While parts one and two offer readers a small measure of psychic distance from the problems that plague our modern times, part three operates on the micro-level— bringing us face-to-face with our personal response to our culture of disaster. In “True Crime,” Gabbert explores her own media addiction and how media creates enough “news” for a twenty-four-hour news cycle: “In the era of fake news—a natural extension of the era of news proper—we don’t just look to the media for facts, we look to it for narratives.” The effect of copious consumption of carefully curated stories on the human psyche is the topic for the second essay, “I’m so Tired,” which asks questions that are on many of our minds in this world of accumulating tragedy: “But what is my responsibility? How much about global suffering am I supposed to know, and what can I really do with that knowledge?” Gabbert approaches the reader with vulnerability, sharing her own compassion fatigue which, at times, borders on apathy. Though she tries to stay involved, she reports a kind of numbing that comes with her own inability to process all of the pain and grief that outpaces the speed of modern living. The third and final essay in this section, “In Our Midst,” further explores social responsibility and our tendency to make an enemy of the other. Gabbert reflects on attending to the “right” issues. Her words give flesh to the nagging anxiety laid bare not only in the last couple years, when Gabbert was writing these essays, but still today:
When you’ve been accused of focusing on the wrong issue, the simple shame-deflecting response is that we can care about more than one thing at a time. And we can. But I don’t think the problem is entirely trivial—because we can’t actually care about everything equally, especially not all at once. My responsibility may be infinite, but my empathy is not, and there is more evil in the world at any given moment than I feel physically capable of processing, much less addressing with due thought and care.
And so, Gabbert says, we find an enemy outside of ourselves on whom we can place the stress we cannot carry, and that is where we perhaps also place a portion of our identity: “we define ourselves against an ‘adversary.’” By extension, Gabbert says, enemy-making is perhaps inherent to human operation in the world: “meaning—in the form of engagement with evil—is a basic human need.” Though identification of an enemy may help solidify our identity, the result of doing so leads to many of the issues that plague our modern reality; Gabbert leaves it to readers to make the connections. But the comment section of any article or contentious social media thread is a case in point. We seem, at times, to thrive on othering, shaming, identifying ourselves in relationship to who we are not (a liberal, not a conservative; an ally, not an opponent of a particular cause). We tend toward groups and individuals who act and feel similar to ourselves. The other—the enemy—is necessary for helping us define who we are. Destruction, then, is not only happening on the level of the hyperobject; it’s also happening on the level of the microaggression.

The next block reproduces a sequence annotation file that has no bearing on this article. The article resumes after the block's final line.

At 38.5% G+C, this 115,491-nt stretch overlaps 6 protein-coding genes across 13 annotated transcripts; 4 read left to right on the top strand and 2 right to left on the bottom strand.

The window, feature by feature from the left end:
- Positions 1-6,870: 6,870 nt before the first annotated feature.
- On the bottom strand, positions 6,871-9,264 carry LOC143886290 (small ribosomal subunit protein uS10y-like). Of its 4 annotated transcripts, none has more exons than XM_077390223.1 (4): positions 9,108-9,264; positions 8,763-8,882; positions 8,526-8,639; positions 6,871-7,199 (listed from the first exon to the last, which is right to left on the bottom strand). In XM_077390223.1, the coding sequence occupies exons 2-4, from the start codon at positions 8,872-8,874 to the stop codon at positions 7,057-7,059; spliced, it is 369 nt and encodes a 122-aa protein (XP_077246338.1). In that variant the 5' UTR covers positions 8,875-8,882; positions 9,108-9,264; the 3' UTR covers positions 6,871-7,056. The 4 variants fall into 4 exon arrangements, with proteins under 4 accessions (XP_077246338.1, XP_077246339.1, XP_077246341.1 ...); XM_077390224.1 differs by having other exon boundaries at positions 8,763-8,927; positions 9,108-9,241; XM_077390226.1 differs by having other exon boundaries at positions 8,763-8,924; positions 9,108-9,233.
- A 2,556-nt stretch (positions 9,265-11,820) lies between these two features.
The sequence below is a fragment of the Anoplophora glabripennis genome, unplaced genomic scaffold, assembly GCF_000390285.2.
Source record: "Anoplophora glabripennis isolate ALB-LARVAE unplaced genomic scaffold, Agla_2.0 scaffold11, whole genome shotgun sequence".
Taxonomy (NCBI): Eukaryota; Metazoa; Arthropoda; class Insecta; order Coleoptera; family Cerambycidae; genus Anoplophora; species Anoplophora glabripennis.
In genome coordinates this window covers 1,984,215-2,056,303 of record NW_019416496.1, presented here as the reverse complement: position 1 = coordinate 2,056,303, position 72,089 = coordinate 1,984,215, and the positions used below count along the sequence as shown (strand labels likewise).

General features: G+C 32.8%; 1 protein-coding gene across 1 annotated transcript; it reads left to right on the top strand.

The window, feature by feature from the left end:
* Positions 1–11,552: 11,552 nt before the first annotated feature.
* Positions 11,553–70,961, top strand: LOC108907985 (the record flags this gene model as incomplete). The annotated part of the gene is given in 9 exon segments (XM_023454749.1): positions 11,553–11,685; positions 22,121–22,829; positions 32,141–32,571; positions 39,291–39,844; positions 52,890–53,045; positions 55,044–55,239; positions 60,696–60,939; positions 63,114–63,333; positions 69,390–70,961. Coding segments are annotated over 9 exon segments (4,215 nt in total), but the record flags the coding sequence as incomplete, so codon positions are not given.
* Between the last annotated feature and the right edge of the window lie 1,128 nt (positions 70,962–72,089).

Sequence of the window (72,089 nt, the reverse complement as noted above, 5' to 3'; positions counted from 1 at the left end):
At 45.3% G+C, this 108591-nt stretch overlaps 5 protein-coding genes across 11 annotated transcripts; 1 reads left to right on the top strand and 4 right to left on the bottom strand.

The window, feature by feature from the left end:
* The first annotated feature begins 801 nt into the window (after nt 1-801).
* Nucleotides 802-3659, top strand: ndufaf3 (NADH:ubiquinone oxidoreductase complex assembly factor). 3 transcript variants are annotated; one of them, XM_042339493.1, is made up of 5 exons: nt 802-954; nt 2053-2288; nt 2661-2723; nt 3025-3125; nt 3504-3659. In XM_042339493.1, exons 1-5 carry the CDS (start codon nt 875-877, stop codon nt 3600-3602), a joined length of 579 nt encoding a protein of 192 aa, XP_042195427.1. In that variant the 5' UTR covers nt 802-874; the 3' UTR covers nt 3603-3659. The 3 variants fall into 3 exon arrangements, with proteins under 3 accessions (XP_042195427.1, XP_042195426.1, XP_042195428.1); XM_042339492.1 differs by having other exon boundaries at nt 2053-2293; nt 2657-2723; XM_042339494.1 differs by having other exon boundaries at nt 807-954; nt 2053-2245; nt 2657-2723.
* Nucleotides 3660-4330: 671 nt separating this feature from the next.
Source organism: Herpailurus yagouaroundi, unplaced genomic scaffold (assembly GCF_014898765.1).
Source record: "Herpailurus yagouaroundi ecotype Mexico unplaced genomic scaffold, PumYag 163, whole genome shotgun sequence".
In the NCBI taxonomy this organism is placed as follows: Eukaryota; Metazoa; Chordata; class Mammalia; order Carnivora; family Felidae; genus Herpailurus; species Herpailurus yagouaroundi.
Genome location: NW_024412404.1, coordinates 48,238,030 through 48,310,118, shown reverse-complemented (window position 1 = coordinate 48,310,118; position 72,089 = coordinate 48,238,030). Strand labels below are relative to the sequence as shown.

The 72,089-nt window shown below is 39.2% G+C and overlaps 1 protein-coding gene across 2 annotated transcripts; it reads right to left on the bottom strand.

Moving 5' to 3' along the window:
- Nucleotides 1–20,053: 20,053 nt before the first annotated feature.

The Unreality of Memory is both an examination of conscience and a cataloging of modern American anxiety. Many times while reading, this book made me feel both less and more alone. Like a diary one revisits too soon after writing, there are parts of this book that are meant to discomfort. For example, Gabbert often ends her essays with a sentence that slightly troubles the rest of the piece, adding an element of uncertainty that’s appropriate to an ever-shifting reality. For example, at the end of “Sleep No More,” Gabbert says, “My own past suffering is often a great source of comfort for me. This must mean I’ve never really suffered.” Like a deep massage that does not always feel wonderful as the therapist works through the knots, Gabbert’s book touches our pressure points with the intention of helping us identify sources of pain in our own lives. And just as a massage leaves us feeling sore but also better, her work challenges us to see our collective suffering as one in which we have some personal responsibility for addressing. She brings to the surface not only the physical suffering that disaster brings but the mental work it takes to engage with our high-tech, information-heavy modern landscape.
At this particular moment in time, it is almost chilling to read certain sections of the book, like “The Great Mortality,” the chapter where Gabbert quotes Connie Goldsmith’s 2018 book Pandemic: “Scientists do not yet know what will cause the next pandemic . . . . What scientists and epidemiologists do know is that human activity is largely responsible for the spread of disease.” Our own complicity in the problems facing our modern world is a theme Gabbert returns to again and again. What she does not prescribe are the ways in which we’re called to take action against the forces that threaten our—perhaps gradual—demise. Like the friend in “I’m so Tired” who told Gabbert “there are many forms of activism,” Gabbert brings the problems to our attention, acknowledges she’s in the same boat with us, and quietly challenges us to respond.